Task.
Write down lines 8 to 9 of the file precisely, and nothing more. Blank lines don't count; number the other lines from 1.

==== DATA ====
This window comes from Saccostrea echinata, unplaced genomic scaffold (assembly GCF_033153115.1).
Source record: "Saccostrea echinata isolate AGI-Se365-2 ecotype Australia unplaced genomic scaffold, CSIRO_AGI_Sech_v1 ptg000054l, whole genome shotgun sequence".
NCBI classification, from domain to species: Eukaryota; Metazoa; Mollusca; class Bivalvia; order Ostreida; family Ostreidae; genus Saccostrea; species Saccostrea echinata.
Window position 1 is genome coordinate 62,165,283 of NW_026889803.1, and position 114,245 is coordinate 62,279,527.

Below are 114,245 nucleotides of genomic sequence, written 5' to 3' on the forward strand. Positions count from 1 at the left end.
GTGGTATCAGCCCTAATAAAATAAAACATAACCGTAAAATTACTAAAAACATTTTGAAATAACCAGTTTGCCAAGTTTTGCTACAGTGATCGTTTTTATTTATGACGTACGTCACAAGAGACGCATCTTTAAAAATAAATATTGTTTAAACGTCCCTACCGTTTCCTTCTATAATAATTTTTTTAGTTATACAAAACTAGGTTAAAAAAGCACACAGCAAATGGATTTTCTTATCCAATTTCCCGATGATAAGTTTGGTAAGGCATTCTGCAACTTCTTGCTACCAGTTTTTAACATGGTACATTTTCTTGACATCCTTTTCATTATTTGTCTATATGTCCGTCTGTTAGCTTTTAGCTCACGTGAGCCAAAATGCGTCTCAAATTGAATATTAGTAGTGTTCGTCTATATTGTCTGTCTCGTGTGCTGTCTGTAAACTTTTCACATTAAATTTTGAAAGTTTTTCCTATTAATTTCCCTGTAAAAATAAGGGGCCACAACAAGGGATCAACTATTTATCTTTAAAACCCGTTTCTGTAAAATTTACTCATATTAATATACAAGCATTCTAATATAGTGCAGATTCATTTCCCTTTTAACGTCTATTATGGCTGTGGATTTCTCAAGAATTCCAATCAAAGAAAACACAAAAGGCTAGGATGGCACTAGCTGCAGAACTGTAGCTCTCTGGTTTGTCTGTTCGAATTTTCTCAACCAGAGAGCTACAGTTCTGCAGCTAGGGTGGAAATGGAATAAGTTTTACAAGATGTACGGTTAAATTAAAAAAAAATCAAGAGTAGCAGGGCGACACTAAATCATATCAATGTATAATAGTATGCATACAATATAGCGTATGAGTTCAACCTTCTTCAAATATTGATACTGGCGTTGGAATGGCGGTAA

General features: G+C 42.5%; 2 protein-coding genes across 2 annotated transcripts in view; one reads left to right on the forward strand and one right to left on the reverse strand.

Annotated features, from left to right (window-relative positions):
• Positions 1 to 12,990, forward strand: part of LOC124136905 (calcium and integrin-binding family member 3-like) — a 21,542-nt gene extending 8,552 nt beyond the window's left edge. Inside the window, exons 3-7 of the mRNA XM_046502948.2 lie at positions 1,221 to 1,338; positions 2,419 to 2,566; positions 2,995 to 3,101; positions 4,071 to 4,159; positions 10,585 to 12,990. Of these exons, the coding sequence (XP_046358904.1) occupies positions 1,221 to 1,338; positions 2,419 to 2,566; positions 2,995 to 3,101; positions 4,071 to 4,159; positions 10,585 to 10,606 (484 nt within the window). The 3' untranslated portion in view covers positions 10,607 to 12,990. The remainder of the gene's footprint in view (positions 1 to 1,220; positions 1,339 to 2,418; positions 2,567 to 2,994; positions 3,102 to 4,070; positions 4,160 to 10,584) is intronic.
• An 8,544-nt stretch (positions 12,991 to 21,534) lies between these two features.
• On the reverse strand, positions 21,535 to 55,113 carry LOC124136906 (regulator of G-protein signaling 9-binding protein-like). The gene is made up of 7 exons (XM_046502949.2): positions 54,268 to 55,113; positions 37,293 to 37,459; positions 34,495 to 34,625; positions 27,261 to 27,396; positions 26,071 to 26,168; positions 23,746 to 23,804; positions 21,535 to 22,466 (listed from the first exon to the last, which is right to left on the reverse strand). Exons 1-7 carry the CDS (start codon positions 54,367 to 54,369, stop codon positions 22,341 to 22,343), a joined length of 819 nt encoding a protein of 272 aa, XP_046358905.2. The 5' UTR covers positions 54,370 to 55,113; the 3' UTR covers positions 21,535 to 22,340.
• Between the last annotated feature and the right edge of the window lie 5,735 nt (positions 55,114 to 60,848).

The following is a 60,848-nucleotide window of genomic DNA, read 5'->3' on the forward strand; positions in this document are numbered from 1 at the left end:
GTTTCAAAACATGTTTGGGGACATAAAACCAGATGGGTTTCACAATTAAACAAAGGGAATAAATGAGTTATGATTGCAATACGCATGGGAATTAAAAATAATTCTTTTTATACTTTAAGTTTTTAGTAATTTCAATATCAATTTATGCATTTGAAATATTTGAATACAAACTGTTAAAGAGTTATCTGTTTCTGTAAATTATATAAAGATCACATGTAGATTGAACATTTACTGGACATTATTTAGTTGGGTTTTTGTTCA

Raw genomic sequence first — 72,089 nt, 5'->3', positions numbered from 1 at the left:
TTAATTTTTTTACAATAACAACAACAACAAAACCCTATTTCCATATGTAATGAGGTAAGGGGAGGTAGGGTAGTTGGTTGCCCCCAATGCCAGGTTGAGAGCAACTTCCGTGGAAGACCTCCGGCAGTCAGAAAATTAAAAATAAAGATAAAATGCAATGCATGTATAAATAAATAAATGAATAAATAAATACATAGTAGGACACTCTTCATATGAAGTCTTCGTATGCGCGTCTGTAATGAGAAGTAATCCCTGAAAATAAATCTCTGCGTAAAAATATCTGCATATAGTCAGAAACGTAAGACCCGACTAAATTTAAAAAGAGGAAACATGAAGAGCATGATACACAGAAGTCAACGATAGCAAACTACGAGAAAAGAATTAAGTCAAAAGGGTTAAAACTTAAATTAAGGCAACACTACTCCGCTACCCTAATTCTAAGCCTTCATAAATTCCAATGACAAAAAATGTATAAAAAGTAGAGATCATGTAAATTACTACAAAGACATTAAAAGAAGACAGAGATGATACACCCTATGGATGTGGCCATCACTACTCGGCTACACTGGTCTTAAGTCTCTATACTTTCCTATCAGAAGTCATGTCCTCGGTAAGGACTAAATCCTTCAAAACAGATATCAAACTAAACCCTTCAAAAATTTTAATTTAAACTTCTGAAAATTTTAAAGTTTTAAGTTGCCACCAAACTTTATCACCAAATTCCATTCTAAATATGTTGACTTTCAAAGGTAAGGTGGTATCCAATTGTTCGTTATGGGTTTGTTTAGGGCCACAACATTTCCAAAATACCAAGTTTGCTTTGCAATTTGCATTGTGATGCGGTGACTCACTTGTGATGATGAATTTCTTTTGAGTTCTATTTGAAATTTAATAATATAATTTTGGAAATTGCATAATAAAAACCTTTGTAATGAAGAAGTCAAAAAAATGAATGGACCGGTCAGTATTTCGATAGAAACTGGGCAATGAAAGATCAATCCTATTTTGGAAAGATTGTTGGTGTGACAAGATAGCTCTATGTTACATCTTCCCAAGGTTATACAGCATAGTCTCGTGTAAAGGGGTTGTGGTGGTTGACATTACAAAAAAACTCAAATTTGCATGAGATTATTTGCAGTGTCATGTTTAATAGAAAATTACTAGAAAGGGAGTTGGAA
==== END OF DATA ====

Annotated features, from left to right (window-relative positions):
• Positions 1 to 12,990, forward strand: part of LOC124136905 (calcium and integrin-binding family member 3-like) — a 21,542-nt gene extending 8,552 nt beyond the window's left edge. Inside the window, exons 3-7 of the mRNA XM_046502948.2 lie at positions 1,221 to 1,338; positions 2,419 to 2,566; positions 2,995 to 3,101; positions 4,071 to 4,159; positions 10,585 to 12,990. Of these exons, the coding sequence (XP_046358904.1) occupies positions 1,221 to 1,338; positions 2,419 to 2,566; positions 2,995 to 3,101; positions 4,071 to 4,159; positions 10,585 to 10,606 (484 nt within the window). The 3' untranslated portion in view covers positions 10,607 to 12,990. The remainder of the gene's footprint in view (positions 1 to 1,220; positions 1,339 to 2,418; positions 2,567 to 2,994; positions 3,102 to 4,070; positions 4,160 to 10,584) is intronic.